There is no secret that the ever rising high school graduation rate does not result in increasing the college and career readiness rates that see 78% of high school graduates forced to take remedial courses in college. The graduation rate increases every year and is now 72%. However, the career and college readiness rates are stuck at 36% and if you excluded the screened and specialized high schools, its in the 20% range. Here are some extreme examples.
The reason that the typical New York City High School graduate has such abysmal career and college readiness rates are due to many factors. In order of importance they are:
80% of a student's academic growth can be attributed to the social-economic factors. They are the child's family, community, and income. Poor urban school districts and New York City are no exception, suffer from academic differences and struggle in college and a career as an adult.
New York City has the largest class sizes in the State and the DOE uses class size reduction funds to fund their own pet projects. Class sizes have increased since 2008 and the DOE only funds the schools at 90% of their fair funding. By contrast the DOE budget increases every year from 23.2 billion in 2014 to 29.2 billion dollars this school year. A 22% increase!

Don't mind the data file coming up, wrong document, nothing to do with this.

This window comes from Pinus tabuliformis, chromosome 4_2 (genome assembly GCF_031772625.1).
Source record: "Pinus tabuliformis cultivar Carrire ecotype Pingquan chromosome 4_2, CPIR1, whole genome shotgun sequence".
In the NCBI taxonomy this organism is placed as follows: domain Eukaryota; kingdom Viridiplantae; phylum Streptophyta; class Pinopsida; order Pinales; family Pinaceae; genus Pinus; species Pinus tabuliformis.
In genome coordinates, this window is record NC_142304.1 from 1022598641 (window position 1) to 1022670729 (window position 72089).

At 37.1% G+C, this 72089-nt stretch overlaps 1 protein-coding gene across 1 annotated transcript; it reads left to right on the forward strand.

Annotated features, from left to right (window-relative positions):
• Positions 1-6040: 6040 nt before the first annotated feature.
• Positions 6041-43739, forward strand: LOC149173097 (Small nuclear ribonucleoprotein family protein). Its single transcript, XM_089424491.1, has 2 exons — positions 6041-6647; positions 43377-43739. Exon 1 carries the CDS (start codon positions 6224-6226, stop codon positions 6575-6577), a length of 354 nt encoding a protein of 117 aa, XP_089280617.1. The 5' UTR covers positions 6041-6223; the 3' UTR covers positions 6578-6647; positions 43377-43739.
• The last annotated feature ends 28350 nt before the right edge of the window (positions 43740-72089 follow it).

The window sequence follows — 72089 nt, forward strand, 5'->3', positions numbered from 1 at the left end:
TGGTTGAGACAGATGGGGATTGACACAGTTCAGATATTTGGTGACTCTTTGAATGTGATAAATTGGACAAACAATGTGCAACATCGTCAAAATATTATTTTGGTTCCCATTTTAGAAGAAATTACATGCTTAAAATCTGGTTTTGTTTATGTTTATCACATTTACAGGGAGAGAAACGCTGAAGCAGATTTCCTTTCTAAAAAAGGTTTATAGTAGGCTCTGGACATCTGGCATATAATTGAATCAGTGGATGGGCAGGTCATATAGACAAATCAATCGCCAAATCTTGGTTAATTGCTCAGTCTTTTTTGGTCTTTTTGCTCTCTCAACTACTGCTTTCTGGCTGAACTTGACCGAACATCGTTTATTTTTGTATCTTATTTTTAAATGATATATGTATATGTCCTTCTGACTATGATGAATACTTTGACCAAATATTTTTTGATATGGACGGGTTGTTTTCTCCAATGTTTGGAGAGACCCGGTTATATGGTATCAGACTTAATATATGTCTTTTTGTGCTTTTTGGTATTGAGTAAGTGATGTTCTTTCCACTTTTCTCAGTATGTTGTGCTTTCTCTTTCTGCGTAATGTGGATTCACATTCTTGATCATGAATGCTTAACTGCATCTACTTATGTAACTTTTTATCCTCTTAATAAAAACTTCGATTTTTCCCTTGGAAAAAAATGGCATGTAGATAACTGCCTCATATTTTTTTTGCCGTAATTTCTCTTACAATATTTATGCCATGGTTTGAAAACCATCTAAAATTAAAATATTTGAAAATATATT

Teacher Recruitment and Retention:
The DOE has installed policies that incentivizes principals to hire "the cheapest and not the best" teachers for their school. The result is the schools hire "newbie" teachers who have a steep learning curve and 80% leave their first school by year three. Not good for a stable educational environment. This DOE policy is known as "fair student funding" that's school-based and not fair whatsoever.. The use of Danielson as an evaluation toll and is used as a weapon against teachers pushes far too many teachers out of the City school system to pursue better opportunities in the suburbs and more respect in office work.
The DOE allows high schools to manipulate the system by reducing Science from six days to five and physical education to three days from five. Moreover, "credit recovery", grade changing, and scholarship requirements on teachers is really academic fraud.
Outside New York City most principals were long-term educators. However, in the New York City schools over 20% of the Principals are from the Leadership Academy and many have little or no classroom experience as a teacher. Finally, the Chancellor has discontinued the program but the damage has been done as many schools suffer from poor leadership, vindictive actions, especially against outspoken veteran teachers, and questionable academic policies.
The bottom line is until all the above issues are resolved, real student academic achievement is simply an illusion.